By Nancy M. Erikson
Women today are more likely to report incidents of battering than in the past, but there is still much to be done to make domestic violence a community concern rather than a private issue. And people of faith can help make that happen, says the Rev. Marie Fortune, Executive Director of the Center for the Prevention of Sexual and Domestic Violence in Seattle.
"Ultimately, that is the thing that will make the difference: when every part of the community; churches, law enforcement, employers; responds and holds batterers accountable for what they're doing," said Fortune.
Consider these statistics from the Family Violence Prevention Fund in San Francisco:
A September 1994 story in Ms.Magazine reported that domestic violence causes almost 100,000 days of hospitalization, 30,000 emergency room visits and 40,000 trips to the doctor every year.
If all the women victimized by domestic violence in 1993 joined hands, said the article, the line would stretch from New York City to Los Angeles and beyond.
Religion can be either a barrier or a support in dealing with domestic violence, depending on the attitude toward men and women, says Bobbi Wells Hargleroad, Minister of Mission at First United Church of Oak Park (Ill.)
Hargleroad trains telephone volunteers for Sarah's Inn, a community program that helps connect battered women to emergency services and housing. She says the women who call for help come from many faith traditions, but that sometimes, Christian teaching can confuse the issue.
For example, she says, some clergy take Paul's words in his letter to the Ephesians out of context; "Wives submit to your husbands as to the Lord" (Eph. 5:22). But they rarely quote Paul's letter further: "Men ought to love their wives just as they love their own bodies."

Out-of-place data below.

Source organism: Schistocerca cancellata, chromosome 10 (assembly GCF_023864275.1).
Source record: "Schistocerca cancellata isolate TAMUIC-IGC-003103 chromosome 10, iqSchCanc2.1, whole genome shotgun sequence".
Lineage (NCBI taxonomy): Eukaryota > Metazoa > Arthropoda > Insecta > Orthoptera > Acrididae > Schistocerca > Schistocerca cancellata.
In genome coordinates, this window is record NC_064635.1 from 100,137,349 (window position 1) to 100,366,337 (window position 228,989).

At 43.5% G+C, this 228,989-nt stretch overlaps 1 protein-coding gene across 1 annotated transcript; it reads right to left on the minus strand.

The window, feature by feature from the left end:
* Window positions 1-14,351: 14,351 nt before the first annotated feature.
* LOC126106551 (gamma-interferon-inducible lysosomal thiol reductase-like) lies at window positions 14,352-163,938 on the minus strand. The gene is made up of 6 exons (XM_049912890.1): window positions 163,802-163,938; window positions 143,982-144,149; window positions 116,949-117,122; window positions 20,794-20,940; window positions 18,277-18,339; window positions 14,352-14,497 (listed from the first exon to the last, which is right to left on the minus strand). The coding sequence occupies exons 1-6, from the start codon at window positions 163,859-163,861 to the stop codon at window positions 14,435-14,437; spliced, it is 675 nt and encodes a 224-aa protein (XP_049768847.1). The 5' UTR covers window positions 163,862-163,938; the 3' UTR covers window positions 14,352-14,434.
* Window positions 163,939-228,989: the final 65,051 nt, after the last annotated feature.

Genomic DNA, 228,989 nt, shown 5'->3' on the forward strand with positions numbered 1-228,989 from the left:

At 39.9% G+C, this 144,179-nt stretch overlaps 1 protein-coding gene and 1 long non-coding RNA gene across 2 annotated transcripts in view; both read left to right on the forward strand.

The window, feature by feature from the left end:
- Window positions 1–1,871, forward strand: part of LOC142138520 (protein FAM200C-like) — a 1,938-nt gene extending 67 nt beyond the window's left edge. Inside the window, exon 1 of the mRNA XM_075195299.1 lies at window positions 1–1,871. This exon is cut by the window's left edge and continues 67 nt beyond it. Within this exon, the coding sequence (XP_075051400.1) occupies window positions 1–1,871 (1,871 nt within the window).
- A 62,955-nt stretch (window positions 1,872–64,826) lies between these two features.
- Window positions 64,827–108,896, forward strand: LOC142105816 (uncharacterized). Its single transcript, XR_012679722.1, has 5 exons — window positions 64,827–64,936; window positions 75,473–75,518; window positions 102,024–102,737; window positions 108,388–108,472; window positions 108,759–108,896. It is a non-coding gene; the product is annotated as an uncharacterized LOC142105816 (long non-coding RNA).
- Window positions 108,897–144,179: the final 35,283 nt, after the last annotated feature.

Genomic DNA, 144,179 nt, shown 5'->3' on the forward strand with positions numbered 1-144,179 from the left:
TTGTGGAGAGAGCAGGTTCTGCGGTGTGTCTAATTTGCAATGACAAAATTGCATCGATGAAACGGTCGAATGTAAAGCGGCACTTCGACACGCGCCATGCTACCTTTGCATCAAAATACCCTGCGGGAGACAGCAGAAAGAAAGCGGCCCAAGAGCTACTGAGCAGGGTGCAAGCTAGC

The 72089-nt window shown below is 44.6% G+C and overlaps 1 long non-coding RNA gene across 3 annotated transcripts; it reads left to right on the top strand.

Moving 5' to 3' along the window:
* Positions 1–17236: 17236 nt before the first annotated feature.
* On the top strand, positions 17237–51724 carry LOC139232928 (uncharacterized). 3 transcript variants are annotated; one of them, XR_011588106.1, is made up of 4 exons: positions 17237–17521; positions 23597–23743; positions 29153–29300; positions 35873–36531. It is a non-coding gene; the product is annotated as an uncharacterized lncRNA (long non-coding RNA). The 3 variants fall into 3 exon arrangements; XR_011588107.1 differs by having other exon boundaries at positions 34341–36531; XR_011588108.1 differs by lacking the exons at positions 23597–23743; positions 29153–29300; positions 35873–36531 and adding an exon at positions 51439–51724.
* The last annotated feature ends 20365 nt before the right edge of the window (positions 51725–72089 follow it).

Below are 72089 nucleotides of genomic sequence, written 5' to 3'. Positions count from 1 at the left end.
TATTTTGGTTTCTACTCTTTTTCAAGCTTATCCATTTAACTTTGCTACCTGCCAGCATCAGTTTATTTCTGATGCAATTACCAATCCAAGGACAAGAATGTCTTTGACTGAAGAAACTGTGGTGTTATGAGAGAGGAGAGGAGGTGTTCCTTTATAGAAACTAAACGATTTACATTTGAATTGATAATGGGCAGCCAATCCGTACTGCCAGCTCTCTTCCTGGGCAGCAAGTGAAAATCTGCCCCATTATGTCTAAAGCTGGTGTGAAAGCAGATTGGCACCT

Similarly, "women will say, 'I promised to love, honor and obey. This is just my cross to bear. I love this man. I promised to live with him,'" says Hargleroad. "There are just a whole bunch of things that come out of old recordings of what religion is about."
Another problem is that women are not always believed, she says. "We feel we can't go to what should be the most powerful force in times of crisis," says Hargleroad. "Women can't assume their pastors will believe them or know how to deal with the situation."
What can a congregation do? Hargleroad suggests these options:
What can a pastor do?
Here are some ideas adapted from "Shattered and Broken, Wife Abuse in the Christian Community: Guidelines for Hope and Healing," S.R. McDill and Linda McDill, S.H. Revell, 1991.
Individual lay people can also make meaningful contributions to ending
domestic violence. The late Kathleen R. Carlin was one such individual.
Among her many accomplishments, this UCC layperson co-founded and chaired
the National Woman Abuse Prevention Project. She was Executive Director of Men Stopping Violence from 1982 until her death on Sept. 20.
[ Return to News Archives || Return to News ]